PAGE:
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Health Care Reform & Medicaid Cuts: What’s at Stake for Rural Arizona

July 25, 2017

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(Flagstaff, Arizona) – Experts and advocates on rural health policy meeting in Flagstaff this week today raised concerns about the threat Congress’ efforts to repeal the Affordable Care Act would have on rural communities. More than 180 attendees are meeting at the 44th annual Rural Health Conference in northern Arizona, where a major topic is cuts to Medicaid (AHCCCS).

Dr. Dan Derksen, director of the Center for Rural Health at the University of Arizona, explained that each of the health care reform bills proposed in the Senate would have a devastating impact on affordable coverage, meaning more people will choose to forgo health insurance. The effect would be disproportionately negative in rural parts of the state, where underserved populations, such as Native Americans, will be hurt by cuts to AHCCCS.

“If you kick hundreds of thousands of people off of health insurance, you are creating a hidden tax on the American people,” said Derksen. “Then, we all end up paying for increases in the costs of health care in order to cover all the uncompensated and charity care.”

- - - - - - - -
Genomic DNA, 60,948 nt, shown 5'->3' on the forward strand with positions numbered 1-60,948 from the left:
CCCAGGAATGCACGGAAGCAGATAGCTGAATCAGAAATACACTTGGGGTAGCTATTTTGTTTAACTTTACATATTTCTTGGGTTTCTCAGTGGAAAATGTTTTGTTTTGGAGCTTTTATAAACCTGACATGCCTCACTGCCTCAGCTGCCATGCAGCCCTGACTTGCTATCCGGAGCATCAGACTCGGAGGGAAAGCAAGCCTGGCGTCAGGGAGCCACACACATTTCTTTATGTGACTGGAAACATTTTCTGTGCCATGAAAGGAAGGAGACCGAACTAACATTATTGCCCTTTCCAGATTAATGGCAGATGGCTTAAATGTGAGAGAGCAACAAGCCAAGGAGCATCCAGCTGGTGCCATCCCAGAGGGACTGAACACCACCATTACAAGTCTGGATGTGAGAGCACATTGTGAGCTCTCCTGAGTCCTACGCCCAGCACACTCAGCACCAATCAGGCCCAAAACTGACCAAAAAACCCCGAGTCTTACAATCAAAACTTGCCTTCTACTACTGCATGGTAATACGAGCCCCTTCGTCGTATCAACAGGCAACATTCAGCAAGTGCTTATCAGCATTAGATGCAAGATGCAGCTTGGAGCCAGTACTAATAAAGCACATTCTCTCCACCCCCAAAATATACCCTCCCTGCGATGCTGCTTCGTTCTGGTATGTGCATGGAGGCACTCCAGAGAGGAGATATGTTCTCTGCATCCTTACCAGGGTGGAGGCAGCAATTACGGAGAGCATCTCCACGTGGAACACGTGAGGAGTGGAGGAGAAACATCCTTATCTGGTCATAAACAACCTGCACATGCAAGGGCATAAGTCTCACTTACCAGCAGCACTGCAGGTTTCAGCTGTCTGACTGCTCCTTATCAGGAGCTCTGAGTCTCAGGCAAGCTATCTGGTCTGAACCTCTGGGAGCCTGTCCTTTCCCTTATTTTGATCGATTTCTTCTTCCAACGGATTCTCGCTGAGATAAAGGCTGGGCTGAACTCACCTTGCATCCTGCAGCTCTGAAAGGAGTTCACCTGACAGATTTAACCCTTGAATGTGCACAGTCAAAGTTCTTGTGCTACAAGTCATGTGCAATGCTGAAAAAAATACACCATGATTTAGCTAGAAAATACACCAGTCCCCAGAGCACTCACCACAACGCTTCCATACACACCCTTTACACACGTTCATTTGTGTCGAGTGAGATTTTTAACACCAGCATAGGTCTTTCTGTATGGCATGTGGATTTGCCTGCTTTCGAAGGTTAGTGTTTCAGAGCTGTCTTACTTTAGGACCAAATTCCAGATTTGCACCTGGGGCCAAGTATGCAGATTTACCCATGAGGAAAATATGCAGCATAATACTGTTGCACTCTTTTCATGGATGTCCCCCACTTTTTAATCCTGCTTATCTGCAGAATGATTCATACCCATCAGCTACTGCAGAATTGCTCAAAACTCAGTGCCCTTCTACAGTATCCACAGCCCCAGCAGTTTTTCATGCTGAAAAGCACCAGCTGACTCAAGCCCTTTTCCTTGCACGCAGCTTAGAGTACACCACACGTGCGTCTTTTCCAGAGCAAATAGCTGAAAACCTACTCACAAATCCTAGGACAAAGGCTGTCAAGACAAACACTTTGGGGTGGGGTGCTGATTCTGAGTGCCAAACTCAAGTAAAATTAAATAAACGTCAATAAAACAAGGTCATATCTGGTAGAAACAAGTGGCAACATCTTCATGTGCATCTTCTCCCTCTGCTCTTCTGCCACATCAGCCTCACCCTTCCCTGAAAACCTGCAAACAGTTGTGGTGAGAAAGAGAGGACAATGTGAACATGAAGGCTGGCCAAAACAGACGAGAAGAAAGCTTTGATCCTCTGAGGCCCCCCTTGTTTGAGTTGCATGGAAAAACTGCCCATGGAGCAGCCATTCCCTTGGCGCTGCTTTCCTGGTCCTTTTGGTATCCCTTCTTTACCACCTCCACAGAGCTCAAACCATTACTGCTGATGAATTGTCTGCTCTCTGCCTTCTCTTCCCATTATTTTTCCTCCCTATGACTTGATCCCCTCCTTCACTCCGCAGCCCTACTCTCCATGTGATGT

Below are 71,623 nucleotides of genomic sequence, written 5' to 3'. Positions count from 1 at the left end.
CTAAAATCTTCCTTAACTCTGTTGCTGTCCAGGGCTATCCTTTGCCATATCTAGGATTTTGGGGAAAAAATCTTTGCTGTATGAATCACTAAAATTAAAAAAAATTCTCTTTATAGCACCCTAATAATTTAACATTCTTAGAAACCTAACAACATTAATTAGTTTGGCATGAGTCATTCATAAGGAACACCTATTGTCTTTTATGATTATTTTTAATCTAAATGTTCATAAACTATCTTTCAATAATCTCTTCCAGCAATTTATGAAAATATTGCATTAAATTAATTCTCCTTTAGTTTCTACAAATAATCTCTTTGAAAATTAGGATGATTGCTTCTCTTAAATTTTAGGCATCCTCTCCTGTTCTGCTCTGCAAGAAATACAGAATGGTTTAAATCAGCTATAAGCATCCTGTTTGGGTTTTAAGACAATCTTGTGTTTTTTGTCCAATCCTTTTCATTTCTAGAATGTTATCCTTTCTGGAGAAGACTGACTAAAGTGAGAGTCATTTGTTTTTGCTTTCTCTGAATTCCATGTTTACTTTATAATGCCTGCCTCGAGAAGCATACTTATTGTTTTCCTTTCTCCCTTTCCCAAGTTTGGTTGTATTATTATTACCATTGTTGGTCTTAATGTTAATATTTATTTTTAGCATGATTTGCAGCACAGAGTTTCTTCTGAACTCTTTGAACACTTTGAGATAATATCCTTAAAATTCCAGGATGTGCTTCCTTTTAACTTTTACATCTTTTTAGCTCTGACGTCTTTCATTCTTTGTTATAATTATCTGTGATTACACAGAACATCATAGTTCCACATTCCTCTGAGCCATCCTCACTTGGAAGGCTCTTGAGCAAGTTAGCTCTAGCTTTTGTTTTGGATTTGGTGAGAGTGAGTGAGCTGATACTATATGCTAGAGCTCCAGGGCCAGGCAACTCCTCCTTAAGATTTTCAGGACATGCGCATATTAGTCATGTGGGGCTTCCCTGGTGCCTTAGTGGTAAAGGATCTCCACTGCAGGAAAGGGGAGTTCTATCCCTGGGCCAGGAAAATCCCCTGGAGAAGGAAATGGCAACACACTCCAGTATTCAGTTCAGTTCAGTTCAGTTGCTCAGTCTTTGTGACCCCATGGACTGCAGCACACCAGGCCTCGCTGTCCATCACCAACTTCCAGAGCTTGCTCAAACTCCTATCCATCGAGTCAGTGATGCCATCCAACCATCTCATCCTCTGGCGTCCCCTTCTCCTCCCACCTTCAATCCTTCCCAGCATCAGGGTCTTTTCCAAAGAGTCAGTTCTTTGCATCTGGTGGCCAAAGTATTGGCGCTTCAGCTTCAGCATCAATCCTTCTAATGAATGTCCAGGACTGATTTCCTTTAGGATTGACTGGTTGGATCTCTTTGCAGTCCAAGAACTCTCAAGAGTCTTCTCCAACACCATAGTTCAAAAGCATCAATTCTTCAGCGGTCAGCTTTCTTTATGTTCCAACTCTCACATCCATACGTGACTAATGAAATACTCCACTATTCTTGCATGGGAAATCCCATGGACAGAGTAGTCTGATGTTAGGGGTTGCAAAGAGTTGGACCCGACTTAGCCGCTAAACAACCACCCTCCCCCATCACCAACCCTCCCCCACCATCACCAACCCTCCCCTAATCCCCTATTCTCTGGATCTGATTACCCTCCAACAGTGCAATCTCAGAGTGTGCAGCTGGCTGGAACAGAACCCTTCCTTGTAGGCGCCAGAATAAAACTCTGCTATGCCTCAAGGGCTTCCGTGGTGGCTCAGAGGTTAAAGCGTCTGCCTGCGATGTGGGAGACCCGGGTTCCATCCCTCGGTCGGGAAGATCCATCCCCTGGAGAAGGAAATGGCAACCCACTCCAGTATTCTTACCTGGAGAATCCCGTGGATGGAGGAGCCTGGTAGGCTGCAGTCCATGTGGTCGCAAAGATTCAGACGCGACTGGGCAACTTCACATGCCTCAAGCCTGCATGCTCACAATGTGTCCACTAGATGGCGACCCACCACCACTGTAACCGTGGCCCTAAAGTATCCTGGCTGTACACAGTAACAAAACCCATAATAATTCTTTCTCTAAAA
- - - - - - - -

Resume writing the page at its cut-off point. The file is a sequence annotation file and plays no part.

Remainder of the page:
Will Humble, executive director of the Arizona Public Health Association said issues involving health care reform are complicated and Congress should consider diverse perspectives from experts and others when writing bills. “[Congress]…will make better decisions and come up with better solutions when they include more voices in the process.”

Rural Arizona communities have a higher ratio of low-income elderly and people with disabilities who get lifesaving care and individual support services through AHCCCS to help them stay healthy. Additionally, one in two rural children has health coverage through AHCCCS.
Medicaid expansion significantly reduced the number of uninsured Arizonans, and brought critical access hospitals in rural areas out of the red and able to keep their doors open. Rural medical providers are worried that cuts to Medicaid will reverse these important gains.

“AHCCCS has helped tens of thousands of low-income, working Arizonans struggling with health issues get treatment they need to stay healthy,” said Siman Qaasim, director of health policy at Children’s Action Alliance. “Everything proposed in the Senate thus far would not only hurt – but punish Arizona’s rural communities – by cutting back the number of people covered and slashing jobs in one of the state’s most important and growing industries.”